This incident happened at a minor independent comics convention up in Toronto. My pal Don, who owned a comics store, drove a bunch of us over the border to Canada. Don, who had comic iconography tattooed up and down both arms some of it leaking onto his chest, was a fanatic on the subject. He was rabid about getting signatures and original art.
Myself, I enjoyed the art and the stories and that’s all. I could never get into collecting autographs of writers or pencilers. It’s foolish to pay an extra ten (or more!) dollars for a few more words. Additionally the difference between a first and second printing can alter the price of a book, in the eyes of “real collectors”, by ten to twenty dollars. In most cases the first and second printings have the same story and art. So what makes one more valuable than the other? Human stupidity, that’s what. And I learned long ago that if a comic is labeled a “collector’s item”, then it’s a guarantee that in a year it won’t be worth a dime. Once the publishers slap that label on the front cover, a frothing horde of fan boys run about bagging-and-boarding the comic and squirreling it away in a basement for all time.
To listen to these collectors talk, you’d think they were investing in the stock market. “This’ll be worth like…a lot of money someday.” Unfortunately no one’s buying for top dollar. Think, all you collectors, have you ever heard of anyone out there actually cashing in on their stash? No. On the rare occasion when it does happen, it’s their family who does it, after the person’s dead.
My favorite part of a convention has always been the independent dealers. Little guys who’ve published their own work as a labor of love and are just trying to make a buck or two. They might not be the greatest written or drawn books in the world, but they have heart. I almost always find something worthwhile, which I might not otherwise ever see again.
What had attracted Don to the event was the appearance of Will Eisner, creator of The Spirit, (a big deal), and Dave Sims, creator of Cerebus (a lesser deal). I could’ve cared less. I wanted the product, not the creator, so I paid little attention to what was happening outside of my narrow view of the independents.
I was looking through some Korean drawn comics, when Don came running up to me.
“I need your help with something, dude.”
“What is it?”
Apparently there was a sign up in front of Eisner’s empty table stating that he would only sign three items per person. It was a smart move or else people would be backing up U-hauls of stuff for him to scribble on- Don being one of them. He had arraigned (for a fee I assume) to bring some stuff up to the convention for several of his customers. Now he wanted me to stand in line to get it signed.
“Nah, I don’t want to.”
“Oh come on man.”
“I hate that stuff.”
“Hey fuck you dude! I drove you up here!”
How could I argue with that?
So into line I went. He gave me two slim books and a hardcover collection of The Spirit Sunday comics from the 1940’s volume 19, published by Dark Horse, costing about $50. Way overpriced for my limited income. I was third in line, but Eisner was late coming out and I could feel valuable minutes of scrounging slipping away. Don was a few feet behind me, in the other line, nudging with this toe a box of phone books for Dave Sims to scribble on. He caught my gaze and gave me two enthusiastic thumbs up. The cheeriness was not infectious.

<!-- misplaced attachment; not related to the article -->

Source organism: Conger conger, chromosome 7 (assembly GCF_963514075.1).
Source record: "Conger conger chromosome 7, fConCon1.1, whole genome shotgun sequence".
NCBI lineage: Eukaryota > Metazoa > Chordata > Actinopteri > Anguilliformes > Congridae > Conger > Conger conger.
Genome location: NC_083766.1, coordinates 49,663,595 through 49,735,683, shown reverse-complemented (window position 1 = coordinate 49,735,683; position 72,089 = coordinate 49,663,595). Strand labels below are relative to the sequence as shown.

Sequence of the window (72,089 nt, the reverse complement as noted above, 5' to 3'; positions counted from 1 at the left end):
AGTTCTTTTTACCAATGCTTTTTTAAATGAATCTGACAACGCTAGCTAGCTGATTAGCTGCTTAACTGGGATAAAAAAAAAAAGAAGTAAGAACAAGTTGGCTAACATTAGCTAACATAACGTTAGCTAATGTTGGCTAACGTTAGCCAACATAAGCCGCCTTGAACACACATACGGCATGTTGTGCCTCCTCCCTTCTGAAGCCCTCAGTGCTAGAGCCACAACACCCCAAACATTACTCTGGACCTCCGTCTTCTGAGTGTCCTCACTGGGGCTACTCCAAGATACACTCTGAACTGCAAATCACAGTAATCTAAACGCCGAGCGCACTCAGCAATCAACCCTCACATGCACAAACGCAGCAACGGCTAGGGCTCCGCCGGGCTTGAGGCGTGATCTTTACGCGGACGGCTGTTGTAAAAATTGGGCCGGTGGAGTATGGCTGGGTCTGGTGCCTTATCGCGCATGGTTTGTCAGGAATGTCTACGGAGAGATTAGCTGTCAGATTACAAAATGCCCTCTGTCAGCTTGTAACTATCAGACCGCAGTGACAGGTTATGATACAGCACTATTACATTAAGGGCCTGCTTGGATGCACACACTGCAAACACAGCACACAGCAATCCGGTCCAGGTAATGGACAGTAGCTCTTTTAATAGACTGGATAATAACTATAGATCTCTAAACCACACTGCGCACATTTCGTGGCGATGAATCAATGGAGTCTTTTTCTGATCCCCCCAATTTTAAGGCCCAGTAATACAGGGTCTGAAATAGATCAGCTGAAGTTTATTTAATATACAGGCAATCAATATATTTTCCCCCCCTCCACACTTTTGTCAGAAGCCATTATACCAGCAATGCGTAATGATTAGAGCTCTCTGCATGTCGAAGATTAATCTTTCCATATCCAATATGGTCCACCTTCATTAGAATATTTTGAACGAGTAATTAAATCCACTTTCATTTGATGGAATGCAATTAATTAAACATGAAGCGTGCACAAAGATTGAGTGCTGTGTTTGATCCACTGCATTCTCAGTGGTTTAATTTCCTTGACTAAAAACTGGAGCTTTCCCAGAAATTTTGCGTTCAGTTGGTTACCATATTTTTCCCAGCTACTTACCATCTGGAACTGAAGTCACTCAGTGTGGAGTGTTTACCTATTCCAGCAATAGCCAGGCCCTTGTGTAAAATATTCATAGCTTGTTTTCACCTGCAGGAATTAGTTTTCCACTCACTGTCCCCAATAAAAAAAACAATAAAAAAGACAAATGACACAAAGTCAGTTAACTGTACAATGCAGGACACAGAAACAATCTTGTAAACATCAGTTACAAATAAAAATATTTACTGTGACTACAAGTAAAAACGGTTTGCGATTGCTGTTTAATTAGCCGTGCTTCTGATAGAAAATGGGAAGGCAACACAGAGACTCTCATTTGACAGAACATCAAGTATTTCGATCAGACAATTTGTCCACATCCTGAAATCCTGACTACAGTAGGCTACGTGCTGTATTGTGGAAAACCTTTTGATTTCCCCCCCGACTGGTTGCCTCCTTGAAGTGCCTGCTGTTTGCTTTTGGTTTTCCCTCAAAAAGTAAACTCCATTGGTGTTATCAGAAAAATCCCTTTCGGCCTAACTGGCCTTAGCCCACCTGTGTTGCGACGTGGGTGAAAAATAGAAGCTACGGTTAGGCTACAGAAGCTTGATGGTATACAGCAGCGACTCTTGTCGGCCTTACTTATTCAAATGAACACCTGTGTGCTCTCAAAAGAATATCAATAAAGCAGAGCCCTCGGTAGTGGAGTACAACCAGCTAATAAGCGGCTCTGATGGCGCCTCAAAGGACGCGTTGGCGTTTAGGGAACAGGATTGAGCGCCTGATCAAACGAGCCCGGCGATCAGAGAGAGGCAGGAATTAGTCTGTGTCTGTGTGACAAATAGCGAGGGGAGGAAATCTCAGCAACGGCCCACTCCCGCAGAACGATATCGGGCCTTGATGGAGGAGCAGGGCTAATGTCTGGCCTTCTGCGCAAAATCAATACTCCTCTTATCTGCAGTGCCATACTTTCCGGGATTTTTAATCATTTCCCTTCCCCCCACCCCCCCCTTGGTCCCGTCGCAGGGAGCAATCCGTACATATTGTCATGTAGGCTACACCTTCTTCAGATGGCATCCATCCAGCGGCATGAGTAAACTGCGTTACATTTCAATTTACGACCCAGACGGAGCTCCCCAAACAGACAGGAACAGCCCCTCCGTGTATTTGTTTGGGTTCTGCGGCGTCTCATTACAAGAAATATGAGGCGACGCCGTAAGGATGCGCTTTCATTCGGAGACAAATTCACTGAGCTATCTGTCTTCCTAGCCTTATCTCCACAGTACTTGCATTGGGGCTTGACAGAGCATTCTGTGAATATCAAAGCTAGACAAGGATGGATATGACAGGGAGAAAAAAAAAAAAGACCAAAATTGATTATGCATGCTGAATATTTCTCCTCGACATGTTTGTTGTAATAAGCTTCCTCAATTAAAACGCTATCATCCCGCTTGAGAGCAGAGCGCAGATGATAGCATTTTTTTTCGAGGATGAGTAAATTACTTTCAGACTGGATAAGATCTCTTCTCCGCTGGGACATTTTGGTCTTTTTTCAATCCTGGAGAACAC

Eventually Eisner emerged from behind a curtain and sat down. He was an old Jewish man, neatly dressed. After I saw him, I must admit, my enthusiasm increased. How could it not? Here was a living legend before me, a man who had helped to pioneer the entire industry. Hell the highest award in comics is named after him. What was he like? An angel or a monster? I just hoped he wasn’t a prick. If he was, I would never be able to enjoy his work again.
I stepped up to the old man, who grinned benevolent at me and reached for the books.
“What’s your name?”
And he wrote To Rex, thanks for the support, Will Eisner, in the first book. This apparently is a big no-no in collector’s circles. Apart from the fact that the people who owned the books probably weren’t named Rex, having someone else’s name in the inscription, rather than the naked autograph, lowered the value of the books. It was now worth only a little more, rather than kinda more, of the standard resale value. Don bitched at me about this later, but what was I supposed to do? Tell Eisner not to personalize it because that would screw up my plans to make quick buck off of him later?What’s your name? Ebay!
Then he reached Volume 19 of the collected Spirit and his eyebrows raised in interest. He picked up the hardback and examined it carefully.
“I haven’t seen one of these yet,” He looked at me and winked, “I bet you’ve got them all don’t you.”
“Absolutely.” I lied.
He looked at the price. “Fifty dollars? You know when they were putting these together and they told me how much they were charging, I couldn’t believe it. I said to them, ‘What kind of idiot would pay that much for this?’”
Then he stopped and looked a little sheepish, remembering that I had just claimed to own all of them, which if I had would’ve totaled close to $1000. I reflected that if I had actually bought this stuff I would probably be pretty insulted right then. Should I fake outrage? No, it was just one of those things. It really was a pleasure to meet him. It was an even greater pleasure to see that he wasn’t a complete egotistical prick, like several other of my writing “heroes” had turned out to be.
I shook his hand and left.